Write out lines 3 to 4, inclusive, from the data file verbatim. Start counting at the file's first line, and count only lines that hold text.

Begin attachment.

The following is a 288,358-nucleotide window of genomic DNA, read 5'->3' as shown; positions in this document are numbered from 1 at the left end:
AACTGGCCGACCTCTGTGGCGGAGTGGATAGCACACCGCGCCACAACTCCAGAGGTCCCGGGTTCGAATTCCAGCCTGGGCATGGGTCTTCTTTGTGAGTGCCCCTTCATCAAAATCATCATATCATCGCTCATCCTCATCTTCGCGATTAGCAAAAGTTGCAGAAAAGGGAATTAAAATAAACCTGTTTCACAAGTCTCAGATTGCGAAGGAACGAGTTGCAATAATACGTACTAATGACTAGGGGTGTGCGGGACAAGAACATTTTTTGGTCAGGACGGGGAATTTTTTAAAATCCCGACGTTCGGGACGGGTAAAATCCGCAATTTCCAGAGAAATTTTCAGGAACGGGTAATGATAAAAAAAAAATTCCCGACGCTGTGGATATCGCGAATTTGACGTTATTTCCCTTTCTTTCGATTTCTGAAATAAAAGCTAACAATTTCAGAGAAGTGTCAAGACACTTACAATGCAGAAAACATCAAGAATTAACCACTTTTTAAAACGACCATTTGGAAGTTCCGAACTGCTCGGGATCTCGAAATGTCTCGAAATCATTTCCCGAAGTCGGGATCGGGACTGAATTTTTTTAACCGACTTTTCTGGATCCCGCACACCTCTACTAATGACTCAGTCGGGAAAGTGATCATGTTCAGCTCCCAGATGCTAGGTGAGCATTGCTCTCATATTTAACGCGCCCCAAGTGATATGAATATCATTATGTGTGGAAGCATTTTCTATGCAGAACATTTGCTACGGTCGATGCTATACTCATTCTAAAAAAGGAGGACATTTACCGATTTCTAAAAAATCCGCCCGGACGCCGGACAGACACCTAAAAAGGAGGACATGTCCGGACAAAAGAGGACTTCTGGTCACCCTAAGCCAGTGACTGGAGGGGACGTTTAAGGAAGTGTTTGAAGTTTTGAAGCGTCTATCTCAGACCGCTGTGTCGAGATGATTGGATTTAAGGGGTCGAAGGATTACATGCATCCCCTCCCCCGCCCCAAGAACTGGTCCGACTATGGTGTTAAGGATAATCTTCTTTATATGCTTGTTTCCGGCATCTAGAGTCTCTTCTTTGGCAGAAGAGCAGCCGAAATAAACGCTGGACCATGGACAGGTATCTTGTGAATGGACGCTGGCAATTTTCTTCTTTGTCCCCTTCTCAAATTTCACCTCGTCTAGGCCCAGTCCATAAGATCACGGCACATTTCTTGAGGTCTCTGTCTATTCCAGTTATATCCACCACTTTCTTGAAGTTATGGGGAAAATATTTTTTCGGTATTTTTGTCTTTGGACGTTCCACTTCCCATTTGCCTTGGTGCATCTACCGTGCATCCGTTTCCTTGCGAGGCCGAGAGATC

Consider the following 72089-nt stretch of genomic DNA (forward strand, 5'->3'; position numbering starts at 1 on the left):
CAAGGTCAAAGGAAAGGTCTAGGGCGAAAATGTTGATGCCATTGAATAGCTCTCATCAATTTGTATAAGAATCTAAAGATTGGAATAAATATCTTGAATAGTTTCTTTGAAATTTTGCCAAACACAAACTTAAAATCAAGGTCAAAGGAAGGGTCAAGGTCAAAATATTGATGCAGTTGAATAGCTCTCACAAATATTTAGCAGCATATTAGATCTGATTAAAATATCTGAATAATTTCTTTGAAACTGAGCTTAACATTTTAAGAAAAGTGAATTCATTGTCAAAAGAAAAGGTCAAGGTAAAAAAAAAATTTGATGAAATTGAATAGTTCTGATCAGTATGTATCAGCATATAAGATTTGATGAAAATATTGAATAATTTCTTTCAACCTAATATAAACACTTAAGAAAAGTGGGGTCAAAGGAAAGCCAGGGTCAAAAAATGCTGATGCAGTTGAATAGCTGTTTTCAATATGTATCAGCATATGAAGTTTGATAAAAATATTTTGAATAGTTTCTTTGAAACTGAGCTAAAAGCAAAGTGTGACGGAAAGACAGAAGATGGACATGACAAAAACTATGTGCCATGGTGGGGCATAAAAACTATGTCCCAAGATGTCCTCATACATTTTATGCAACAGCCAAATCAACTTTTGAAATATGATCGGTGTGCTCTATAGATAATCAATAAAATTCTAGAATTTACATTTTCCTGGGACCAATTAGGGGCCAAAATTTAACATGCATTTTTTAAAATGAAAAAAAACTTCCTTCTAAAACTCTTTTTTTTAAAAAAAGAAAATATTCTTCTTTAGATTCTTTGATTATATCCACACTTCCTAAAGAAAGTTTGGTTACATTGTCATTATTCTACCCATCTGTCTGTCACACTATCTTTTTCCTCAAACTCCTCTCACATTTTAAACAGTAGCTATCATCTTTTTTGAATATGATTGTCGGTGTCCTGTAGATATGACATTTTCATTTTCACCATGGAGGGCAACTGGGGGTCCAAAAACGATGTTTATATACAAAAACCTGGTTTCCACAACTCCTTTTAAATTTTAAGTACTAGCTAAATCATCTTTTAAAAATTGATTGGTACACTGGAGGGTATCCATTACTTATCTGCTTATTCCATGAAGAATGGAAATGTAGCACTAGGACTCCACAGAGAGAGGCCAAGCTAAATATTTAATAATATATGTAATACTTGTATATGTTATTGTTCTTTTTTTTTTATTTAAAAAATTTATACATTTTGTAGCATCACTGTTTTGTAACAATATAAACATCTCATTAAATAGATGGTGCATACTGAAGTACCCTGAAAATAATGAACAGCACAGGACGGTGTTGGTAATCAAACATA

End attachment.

Consider the following 72089-nt stretch of genomic DNA (forward strand, 5'->3'; position numbering starts at 1 on the left):
CAAGGTCAAAGGAAAGGTCTAGGGCGAAAATGTTGATGCCATTGAATAGCTCTCATCAATTTGTATAAGAATCTAAAGATTGGAATAAATATCTTGAATAGTTTCTTTGAAATTTTGCCAAACACAAACTTAAAATCAAGGTCAAAGGAAGGGTCAAGGTCAAAATATTGATGCAGTTGAATAGCTCTCACAAATATTTAGCAGCATATTAGATCTGATTAAAATATCTGAATAATTTCTTTGAAACTGAGCTTAACATTTTAAGAAAAGTGAATTCATTGTCAAAAGAAAAGGTCAAGGTAAAAAAAAAATTTGATGAAATTGAATAGTTCTGATCAGTATGTATCAGCATATAAGATTTGATGAAAATATTGAATAATTTCTTTCAACCTAATATAAACACTTAAGAAAAGTGGGGTCAAAGGAAAGCCAGGGTCAAAAAATGCTGATGCAGTTGAATAGCTGTTTTCAATATGTATCAGCATATGAAGTTTGATAAAAATATTTTGAATAGTTTCTTTGAAACTGAGCTAAAAGCAAAGTGTGACGGAAAGACAGAAGATGGACATGACAAAAACTATGTGCCATGGTGGGGCATAAAAACTATGTCCCAAGATGTCCTCATACATTTTATGCAACAGCCAAATCAACTTTTGAAATATGATCGGTGTGCTCTATAGATAATCAATAAAATTCTAGAATTTACATTTTCCTGGGACCAATTAGGGGCCAAAATTTAACATGCATTTTTTAAAATGAAAAAAAACTTCCTTCTAAAACTCTTTTTTTTAAAAAAAGAAAATATTCTTCTTTAGATTCTTTGATTATATCCACACTTCCTAAAGAAAGTTTGGTTACATTGTCATTATTCTACCCATCTGTCTGTCACACTATCTTTTTCCTCAAACTCCTCTCACATTTTAAACAGTAGCTATCATCTTTTTTGAATATGATTGTCGGTGTCCTGTAGATATGACATTTTCATTTTCACCATGGAGGGCAACTGGGGGTCCAAAAACGATGTTTATATACAAAAACCTGGTTTCCACAACTCCTTTTAAATTTTAAGTACTAGCTAAATCATCTTTTAAAAATTGATTGGTACACTGGAGGGTATCCATTACTTATCTGCTTATTCCATGAAGAATGGAAATGTAGCACTAGGACTCCACAGAGAGAGGCCAAGCTAAATATTTAATAATATATGTAATACTTGTATATGTTATTGTTCTTTTTTTTTTATTTAAAAAATTTATACATTTTGTAGCATCACTGTTTTGTAACAATATAAACATCTCATTAAATAGATGGTGCATACTGAAGTACCCTGAAAATAATGAACAGCACAGGACGGTGTTGGTAATCAAACATA